Hong Kong may let bankers skip quarantine to get them to attend its banking conference
Hong Kong wants to prove to Wall Street that it’s still an international center—and the city is ready to offer special treatment to its bankers to prove that, according to local media.
On Tuesday, the Hong Kong Economic Times, citing unidentified sources, reported that the city’s government is considering granting quarantine exemptions to those attending a November banking conference.
Hong Kong officials have presented the event as a bid to reclaim the city’s status as an international financial center, battered after political change, COVID travel restrictions and China’s tech crackdown (November will also feature the return of the Hong Kong Sevens, an international rugby tournament that would attract a different kind of visitor.)
But international bankers had one condition for their conference travel: evading the city’s system of inbound quarantine, Bloomberg reported earlier this month.
Hong Kong had earlier offered quarantine exemptions to individuals like actress Nicole Kidman and JPMorgan CEO Jamie Dimon, arguing that their travel would help the city’s economic development.
But while bankers might get to skip quarantine, other residents in Hong Kong may have to wait a while longer for an open border.
On Saturday, the city’s commerce secretary told local radio that “when winter comes, flu—together with the pandemic—could be a consideration before we can make any further changes” to quarantine arrangements.
Hong Kong residents, frustrated with the city’s quarantine, blasted the news of the possible exemption on social media. “This is farcical. Allowing exemptions for a banking summit but not allowing people to see dying relatives,” wrote one user on the city’s popular HK Quarantine Support Facebook group, continuing that “none of it prevents COVID.”
Hong Kong is one of the few remaining governments that require inbound arrivals to quarantine, alongside mainland China, Macau, and Taiwan.
Currently, international arrivals have to spend three days in a designated quarantine hotel, followed by four days of restricted access to locations like bars and restaurants, but during this period, people can still go to the office.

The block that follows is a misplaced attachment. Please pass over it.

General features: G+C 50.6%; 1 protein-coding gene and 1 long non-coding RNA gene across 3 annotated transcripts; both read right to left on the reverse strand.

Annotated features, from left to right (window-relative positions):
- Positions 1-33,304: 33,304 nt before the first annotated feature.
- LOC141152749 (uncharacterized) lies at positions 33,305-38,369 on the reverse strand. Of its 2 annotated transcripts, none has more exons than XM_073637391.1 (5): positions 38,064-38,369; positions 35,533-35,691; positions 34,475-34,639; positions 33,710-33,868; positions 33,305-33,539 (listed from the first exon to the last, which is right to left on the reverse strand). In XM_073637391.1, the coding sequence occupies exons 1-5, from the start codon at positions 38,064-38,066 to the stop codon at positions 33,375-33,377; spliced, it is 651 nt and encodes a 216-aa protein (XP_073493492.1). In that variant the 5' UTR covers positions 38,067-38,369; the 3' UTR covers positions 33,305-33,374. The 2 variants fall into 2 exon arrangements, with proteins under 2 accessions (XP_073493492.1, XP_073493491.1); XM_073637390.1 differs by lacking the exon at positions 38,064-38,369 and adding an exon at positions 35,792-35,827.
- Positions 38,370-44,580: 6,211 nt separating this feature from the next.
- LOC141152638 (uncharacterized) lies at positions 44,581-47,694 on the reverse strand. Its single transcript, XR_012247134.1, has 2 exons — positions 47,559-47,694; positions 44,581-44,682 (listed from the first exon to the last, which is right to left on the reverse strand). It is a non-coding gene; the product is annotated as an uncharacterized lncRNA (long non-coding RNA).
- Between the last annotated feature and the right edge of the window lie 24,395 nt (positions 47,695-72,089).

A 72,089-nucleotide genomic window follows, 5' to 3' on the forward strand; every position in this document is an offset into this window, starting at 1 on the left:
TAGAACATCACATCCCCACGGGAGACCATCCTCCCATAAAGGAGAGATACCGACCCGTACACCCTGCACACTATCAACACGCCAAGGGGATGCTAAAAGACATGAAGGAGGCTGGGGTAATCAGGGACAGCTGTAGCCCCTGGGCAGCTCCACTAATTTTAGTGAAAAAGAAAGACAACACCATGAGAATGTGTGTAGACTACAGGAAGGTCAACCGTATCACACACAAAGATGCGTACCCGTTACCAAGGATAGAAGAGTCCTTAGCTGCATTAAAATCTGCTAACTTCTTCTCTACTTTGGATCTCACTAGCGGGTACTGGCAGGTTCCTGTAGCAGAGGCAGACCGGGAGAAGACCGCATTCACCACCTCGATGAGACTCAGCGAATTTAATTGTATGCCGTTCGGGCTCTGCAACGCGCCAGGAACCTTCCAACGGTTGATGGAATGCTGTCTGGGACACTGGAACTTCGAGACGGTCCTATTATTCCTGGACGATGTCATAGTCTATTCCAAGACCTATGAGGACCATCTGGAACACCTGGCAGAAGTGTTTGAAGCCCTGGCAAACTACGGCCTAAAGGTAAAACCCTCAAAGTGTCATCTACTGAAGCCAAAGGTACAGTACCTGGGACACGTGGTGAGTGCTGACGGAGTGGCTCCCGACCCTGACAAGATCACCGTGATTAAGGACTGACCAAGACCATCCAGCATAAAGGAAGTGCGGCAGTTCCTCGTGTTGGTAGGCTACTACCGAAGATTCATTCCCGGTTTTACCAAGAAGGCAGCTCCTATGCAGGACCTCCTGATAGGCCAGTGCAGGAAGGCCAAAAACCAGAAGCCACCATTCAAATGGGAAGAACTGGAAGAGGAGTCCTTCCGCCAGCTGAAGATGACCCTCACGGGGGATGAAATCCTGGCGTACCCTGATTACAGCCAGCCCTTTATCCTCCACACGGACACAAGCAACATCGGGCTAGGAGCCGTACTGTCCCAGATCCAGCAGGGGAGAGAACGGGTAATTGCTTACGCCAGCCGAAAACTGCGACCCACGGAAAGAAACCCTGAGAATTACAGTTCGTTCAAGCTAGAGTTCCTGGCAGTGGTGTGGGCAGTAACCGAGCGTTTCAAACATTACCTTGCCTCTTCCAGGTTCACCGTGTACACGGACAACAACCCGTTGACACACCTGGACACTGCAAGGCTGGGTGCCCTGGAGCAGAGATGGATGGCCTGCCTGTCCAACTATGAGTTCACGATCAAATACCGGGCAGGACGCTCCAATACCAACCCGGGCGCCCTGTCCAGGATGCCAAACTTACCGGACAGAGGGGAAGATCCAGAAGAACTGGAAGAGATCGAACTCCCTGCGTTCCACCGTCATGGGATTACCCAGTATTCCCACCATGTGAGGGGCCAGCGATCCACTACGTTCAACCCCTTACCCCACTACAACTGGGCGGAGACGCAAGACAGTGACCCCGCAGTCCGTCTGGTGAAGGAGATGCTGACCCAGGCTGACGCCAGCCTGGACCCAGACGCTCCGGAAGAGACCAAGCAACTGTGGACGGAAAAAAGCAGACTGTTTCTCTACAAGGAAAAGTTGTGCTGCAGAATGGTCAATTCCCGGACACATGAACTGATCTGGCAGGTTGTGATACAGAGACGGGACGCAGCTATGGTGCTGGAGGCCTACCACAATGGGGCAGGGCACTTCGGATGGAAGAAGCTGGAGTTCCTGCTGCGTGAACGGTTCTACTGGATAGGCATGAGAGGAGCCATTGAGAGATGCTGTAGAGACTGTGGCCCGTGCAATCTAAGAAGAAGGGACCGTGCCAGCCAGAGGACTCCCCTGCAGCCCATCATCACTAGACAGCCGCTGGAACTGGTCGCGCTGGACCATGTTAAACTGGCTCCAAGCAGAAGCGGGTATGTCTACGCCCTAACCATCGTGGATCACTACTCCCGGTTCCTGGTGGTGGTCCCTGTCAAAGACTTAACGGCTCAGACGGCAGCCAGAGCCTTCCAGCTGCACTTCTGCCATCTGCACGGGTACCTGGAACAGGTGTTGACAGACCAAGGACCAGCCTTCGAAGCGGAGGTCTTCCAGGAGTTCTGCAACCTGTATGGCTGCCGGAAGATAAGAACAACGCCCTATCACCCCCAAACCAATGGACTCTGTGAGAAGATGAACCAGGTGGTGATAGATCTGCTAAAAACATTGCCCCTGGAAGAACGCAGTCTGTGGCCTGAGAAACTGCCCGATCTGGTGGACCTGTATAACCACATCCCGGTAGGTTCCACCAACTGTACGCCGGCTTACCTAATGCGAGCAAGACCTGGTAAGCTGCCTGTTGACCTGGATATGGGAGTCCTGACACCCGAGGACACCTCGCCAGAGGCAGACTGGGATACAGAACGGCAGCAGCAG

Hong Kong has significantly reduced quarantine requirements compared to the beginning of the year, when visitors could spend as much as three weeks in isolation, if they were allowed to enter the city at all.
But having any quarantine at all makes the city an outlier, especially compared to competing financial hubs.
Singapore removed all quarantine requirements for vaccinated travelers in April. On Sunday, Singaporean Prime Minister Lee Hsien Loong said that masks would be optional everywhere except public transport and medical facilities.
Not quite open, not quite closed
Hong Kong, at least rhetorically, still adopts the COVID-zero policy followed in the rest of China. But in practice, the city tolerates thousands of COVID cases a day. On Tuesday, the city reported over 6,650 cases, the most since March 30.
Unlike mainland China, where a handful of cases can trigger a snap lockdown, Hong Kong health officials have ruled out a return to the policies used during the city’s COVID outbreak earlier this year.
Government advisers are publicly calling for “hybrid immunity,” combining vaccination with natural immunity gained from a COVID recovery.
Hong Kong’s business community is united in its distaste for the city’s quarantine rules, which it argues make the city less attractive to global travelers, talent and businesses.
They have a point. Hong Kong’s economy shrank by 1.3% in the second quarter of this year, dragging the city into recession. The government now forecasts full-year GDP growth of between -0.5% and 0.5% for 2022.
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